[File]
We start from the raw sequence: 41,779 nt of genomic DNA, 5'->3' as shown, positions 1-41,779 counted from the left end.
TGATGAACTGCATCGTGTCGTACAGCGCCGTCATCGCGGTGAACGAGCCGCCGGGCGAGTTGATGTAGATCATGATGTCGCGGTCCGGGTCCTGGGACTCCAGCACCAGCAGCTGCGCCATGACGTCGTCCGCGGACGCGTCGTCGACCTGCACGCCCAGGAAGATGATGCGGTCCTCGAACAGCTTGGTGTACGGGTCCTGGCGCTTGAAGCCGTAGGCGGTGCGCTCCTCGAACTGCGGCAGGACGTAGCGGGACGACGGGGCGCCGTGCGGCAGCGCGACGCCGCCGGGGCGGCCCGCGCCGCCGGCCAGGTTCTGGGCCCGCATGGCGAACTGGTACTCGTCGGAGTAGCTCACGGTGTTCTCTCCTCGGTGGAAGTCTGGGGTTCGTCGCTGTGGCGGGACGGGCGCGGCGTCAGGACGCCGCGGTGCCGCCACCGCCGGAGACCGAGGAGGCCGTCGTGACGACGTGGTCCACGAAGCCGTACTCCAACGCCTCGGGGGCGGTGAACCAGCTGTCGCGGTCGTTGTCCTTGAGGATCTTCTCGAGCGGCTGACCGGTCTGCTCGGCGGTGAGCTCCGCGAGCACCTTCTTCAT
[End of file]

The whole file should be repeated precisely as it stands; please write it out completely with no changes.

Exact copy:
We start from the raw sequence: 41,779 nt of genomic DNA, 5'->3' as shown, positions 1-41,779 counted from the left end.
TGATGAACTGCATCGTGTCGTACAGCGCCGTCATCGCGGTGAACGAGCCGCCGGGCGAGTTGATGTAGATCATGATGTCGCGGTCCGGGTCCTGGGACTCCAGCACCAGCAGCTGCGCCATGACGTCGTCCGCGGACGCGTCGTCGACCTGCACGCCCAGGAAGATGATGCGGTCCTCGAACAGCTTGGTGTACGGGTCCTGGCGCTTGAAGCCGTAGGCGGTGCGCTCCTCGAACTGCGGCAGGACGTAGCGGGACGACGGGGCGCCGTGCGGCAGCGCGACGCCGCCGGGGCGGCCCGCGCCGCCGGCCAGGTTCTGGGCCCGCATGGCGAACTGGTACTCGTCGGAGTAGCTCACGGTGTTCTCTCCTCGGTGGAAGTCTGGGGTTCGTCGCTGTGGCGGGACGGGCGCGGCGTCAGGACGCCGCGGTGCCGCCACCGCCGGAGACCGAGGAGGCCGTCGTGACGACGTGGTCCACGAAGCCGTACTCCAACGCCTCGGGGGCGGTGAACCAGCTGTCGCGGTCGTTGTCCTTGAGGATCTTCTCGAGCGGCTGACCGGTCTGCTCGGCGGTGAGCTCCGCGAGCACCTTCTTCAT